Lindgren already has eight years of college coaching under his belt at the University of Redlands, Northern Arizona and San Jose State. His first season with the Buffs will be his fifth calling plays and coaching quarterbacks.
It has been a big change and a beneficial one for Colorado's six quarterbacks to have a position coach just 10 years older than some of them and less than a decade removed from his playing days as a quarterback at the University of Idaho. CU's quarterbacks were coached the past two seasons by Rip Scherer, a man in his early 60s with more than 30 years of coaching experience.
"Not to take anything away from coach Scherer, he's a great coach and a high energy guy, but having someone that has just got out of the game and was kind of running the same offenses that are being run now in college, it kind of gives us more of a perspective maybe," CU senior quarterback Jordan Webb said.
Scherer was popular with the players he coached, but Connor Wood agrees Lindgren can more easily understand and have empathy for certain situations CU's quarterbacks experience, whether it's football related or not.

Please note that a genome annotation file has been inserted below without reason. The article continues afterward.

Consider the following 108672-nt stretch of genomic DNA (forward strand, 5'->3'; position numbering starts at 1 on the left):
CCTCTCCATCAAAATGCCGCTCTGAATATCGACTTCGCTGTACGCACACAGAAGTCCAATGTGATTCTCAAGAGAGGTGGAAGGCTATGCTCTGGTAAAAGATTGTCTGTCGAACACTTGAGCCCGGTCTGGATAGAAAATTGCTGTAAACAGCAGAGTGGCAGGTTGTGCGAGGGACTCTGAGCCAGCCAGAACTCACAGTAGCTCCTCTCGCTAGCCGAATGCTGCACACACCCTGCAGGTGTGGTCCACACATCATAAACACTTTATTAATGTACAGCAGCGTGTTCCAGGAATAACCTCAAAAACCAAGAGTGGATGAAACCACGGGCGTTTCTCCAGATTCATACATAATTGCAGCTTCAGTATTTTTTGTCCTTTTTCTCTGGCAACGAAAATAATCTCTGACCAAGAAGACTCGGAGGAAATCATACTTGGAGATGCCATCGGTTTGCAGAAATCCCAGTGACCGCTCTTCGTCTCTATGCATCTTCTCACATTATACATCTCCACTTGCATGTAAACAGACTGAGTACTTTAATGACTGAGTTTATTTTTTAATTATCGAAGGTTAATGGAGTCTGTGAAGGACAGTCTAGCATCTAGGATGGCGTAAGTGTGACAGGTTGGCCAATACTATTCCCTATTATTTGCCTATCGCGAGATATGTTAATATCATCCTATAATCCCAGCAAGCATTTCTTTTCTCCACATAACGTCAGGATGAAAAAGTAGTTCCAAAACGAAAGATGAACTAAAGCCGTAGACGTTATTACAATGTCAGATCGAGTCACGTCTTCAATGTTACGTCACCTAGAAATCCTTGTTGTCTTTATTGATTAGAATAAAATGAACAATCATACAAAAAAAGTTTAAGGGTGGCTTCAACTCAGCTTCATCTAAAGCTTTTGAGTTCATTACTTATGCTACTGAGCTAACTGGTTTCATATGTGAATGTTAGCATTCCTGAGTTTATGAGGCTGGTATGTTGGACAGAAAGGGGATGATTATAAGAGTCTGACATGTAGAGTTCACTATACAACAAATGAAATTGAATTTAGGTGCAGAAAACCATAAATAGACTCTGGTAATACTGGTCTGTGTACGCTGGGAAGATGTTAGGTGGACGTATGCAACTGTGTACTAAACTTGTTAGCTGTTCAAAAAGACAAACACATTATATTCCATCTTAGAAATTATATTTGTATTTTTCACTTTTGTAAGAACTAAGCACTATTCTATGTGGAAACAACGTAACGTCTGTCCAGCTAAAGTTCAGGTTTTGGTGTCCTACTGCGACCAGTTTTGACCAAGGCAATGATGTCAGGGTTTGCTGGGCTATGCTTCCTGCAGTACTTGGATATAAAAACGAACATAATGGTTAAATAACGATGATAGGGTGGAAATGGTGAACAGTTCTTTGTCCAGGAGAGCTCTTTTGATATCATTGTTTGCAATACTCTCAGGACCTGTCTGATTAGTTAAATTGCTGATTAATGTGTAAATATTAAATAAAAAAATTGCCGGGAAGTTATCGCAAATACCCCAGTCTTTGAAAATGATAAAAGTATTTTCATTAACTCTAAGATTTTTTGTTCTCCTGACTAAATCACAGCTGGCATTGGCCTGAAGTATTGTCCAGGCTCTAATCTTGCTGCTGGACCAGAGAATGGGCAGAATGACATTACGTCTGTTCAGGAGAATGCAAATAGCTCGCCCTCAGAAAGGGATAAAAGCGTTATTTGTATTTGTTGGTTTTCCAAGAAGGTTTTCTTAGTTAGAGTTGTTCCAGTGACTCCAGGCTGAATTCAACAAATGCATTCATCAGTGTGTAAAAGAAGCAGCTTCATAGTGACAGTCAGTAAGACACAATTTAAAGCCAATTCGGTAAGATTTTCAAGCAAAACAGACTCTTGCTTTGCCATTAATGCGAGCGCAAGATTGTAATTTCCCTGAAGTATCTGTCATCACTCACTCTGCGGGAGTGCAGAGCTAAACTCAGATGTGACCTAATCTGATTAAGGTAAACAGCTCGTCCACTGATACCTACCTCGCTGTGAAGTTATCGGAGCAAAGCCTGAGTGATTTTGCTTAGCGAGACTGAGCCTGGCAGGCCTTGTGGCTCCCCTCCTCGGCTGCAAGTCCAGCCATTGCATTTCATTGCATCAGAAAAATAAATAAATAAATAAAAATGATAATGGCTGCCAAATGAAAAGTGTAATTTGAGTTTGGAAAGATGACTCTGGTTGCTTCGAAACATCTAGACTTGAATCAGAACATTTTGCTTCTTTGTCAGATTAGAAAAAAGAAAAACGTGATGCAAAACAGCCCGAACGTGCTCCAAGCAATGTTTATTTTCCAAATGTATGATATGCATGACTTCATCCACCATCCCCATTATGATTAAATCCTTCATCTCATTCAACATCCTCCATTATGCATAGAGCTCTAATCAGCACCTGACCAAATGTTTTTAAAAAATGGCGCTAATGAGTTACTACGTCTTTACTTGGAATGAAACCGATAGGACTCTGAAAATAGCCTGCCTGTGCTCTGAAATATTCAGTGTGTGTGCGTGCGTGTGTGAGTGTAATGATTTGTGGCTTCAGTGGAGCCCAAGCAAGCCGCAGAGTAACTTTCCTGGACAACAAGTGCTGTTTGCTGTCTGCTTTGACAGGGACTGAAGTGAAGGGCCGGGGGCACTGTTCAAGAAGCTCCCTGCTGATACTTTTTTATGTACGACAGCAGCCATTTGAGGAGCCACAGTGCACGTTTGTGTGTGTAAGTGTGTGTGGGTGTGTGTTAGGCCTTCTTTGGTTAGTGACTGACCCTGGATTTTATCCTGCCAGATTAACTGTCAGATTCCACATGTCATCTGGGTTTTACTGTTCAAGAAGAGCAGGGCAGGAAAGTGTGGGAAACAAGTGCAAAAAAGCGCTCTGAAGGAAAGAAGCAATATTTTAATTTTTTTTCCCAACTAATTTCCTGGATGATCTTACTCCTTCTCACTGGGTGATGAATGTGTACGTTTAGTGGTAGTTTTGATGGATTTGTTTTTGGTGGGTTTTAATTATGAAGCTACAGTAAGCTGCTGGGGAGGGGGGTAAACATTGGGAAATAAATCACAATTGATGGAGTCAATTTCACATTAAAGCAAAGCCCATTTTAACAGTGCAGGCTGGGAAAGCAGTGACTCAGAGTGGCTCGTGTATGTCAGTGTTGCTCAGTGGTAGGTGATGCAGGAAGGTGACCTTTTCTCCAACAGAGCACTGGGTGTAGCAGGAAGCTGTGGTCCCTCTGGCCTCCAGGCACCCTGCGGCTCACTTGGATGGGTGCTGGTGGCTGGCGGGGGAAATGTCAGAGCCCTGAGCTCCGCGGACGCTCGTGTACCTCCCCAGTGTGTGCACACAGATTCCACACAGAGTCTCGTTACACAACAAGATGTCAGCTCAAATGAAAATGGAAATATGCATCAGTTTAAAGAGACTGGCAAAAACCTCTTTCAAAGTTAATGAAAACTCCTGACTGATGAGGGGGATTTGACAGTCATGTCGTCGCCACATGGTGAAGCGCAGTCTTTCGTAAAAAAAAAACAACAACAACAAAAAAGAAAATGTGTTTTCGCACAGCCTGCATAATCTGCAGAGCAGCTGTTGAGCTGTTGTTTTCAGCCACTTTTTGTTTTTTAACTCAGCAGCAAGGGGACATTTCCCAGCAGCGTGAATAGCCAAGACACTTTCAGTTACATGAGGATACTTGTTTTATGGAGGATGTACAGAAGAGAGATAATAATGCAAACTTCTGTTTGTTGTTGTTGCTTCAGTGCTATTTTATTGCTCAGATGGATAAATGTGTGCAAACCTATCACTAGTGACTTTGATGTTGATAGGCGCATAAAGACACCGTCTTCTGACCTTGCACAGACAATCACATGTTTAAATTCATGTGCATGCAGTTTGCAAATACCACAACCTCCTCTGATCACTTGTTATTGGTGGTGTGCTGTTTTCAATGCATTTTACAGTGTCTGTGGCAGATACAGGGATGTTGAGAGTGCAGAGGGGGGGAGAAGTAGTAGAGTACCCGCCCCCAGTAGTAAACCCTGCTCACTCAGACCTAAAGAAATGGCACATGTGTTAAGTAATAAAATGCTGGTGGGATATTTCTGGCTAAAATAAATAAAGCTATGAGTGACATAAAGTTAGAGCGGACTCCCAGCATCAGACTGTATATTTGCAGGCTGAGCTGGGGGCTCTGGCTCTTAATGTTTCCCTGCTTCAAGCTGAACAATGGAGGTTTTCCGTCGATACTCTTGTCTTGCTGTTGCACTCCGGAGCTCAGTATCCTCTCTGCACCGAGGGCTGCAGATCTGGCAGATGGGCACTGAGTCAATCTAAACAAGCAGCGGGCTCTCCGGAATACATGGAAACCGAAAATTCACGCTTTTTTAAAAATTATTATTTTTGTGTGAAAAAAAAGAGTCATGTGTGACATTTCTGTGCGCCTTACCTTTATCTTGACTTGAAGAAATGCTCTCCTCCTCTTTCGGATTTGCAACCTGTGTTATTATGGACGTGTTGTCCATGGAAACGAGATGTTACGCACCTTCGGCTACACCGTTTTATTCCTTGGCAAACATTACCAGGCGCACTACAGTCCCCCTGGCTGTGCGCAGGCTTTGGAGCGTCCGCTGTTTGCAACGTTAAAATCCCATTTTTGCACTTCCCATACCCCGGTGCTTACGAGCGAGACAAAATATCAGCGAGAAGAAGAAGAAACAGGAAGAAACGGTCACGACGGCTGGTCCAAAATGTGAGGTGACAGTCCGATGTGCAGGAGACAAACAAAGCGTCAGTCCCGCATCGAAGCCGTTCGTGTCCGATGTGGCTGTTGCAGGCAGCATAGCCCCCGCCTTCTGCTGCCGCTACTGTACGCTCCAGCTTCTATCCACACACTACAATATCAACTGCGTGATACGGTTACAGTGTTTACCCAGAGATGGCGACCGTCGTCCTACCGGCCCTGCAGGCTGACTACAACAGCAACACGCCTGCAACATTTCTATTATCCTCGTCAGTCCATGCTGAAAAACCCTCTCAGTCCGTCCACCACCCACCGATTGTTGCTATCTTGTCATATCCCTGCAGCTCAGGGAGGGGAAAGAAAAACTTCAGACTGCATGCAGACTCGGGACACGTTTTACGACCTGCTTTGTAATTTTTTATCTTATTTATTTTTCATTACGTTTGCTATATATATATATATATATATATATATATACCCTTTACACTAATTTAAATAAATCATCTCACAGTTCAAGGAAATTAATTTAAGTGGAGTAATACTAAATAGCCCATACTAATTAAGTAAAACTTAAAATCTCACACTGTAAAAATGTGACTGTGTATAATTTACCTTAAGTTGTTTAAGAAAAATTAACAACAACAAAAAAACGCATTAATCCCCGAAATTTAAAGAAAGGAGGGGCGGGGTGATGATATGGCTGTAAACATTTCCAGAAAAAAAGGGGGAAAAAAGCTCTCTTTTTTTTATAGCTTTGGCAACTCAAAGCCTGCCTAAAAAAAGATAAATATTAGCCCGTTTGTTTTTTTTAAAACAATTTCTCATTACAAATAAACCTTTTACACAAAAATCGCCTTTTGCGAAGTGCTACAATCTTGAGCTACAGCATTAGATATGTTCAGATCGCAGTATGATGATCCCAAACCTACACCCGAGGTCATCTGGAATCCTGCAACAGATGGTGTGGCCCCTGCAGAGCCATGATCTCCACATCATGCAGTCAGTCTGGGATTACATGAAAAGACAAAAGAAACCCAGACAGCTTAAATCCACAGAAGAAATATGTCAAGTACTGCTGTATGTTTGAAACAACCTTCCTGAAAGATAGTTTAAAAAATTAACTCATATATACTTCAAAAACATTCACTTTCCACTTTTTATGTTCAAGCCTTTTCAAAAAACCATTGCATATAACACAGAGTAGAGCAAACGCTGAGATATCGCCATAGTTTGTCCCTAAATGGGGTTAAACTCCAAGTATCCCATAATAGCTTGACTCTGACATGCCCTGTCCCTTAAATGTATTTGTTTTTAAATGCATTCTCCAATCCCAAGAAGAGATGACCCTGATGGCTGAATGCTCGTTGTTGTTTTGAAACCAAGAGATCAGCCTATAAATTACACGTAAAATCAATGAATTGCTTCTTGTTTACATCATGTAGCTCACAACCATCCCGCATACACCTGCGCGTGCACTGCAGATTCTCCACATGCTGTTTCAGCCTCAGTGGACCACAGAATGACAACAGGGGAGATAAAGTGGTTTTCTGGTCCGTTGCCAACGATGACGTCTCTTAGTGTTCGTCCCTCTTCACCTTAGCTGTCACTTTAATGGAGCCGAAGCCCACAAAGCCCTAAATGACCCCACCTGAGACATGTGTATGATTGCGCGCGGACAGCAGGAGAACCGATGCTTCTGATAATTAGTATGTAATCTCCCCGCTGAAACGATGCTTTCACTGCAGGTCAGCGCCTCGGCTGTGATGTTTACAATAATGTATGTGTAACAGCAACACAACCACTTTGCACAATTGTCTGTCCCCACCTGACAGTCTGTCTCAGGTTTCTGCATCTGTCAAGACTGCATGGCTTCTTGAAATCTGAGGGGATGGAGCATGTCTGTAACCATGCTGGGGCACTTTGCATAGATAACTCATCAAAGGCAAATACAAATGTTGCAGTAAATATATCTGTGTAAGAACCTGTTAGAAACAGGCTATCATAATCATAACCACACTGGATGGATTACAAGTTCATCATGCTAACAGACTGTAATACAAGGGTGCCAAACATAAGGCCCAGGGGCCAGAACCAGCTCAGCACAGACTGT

"I learned so much from coach Rip," Wood said. "My mind and my expansion of my knowledge of the game came so much from coach Rip, but having a younger guy, he's going to relate to you a little more. Both coaches are awesome. I'll play for anyone of them any day."
Perhaps the biggest priority for Lindgren this spring is identifying the best three quarterbacks on the roster to take into a competition for the starting job in August. Lindgren and MacIntyre plan to have the list whittled from six to three of four by the time players return from spring break.
The Buffs have two practice sessions remaining Thursday and Friday before those decisions are made and the competition becomes a little more intense in the second half of spring.
"Right now the reps are diluted," Lindgren said. "We've got to get a guy ready to be the starter. I think we're going to have to reduce it and reduce it and the guys that aren't involved, they're just not going to get reps anymore.
"They will still play quarterback. I think sometimes they're just servicing the defense, scout team quarterback and helping us any way that they can."
Lindgren said if the quarterbacks who don't make the cut are interested in changing positions or even transferring to a program where they might be able to play sooner, he will help them in any way he can.
"I think you have that conversation and it's a case-by-case basis with guys," Lindgren said. "Guys are at different points in their careers. Some guys will want the opportunity to go play and if that is somewhere else, they go that way. Obviously, we'd love to keep everybody here and have as much depth as we can, but coach MacIntyre and myself believe in being upfront with them and letting them know exactly where they are in the situation."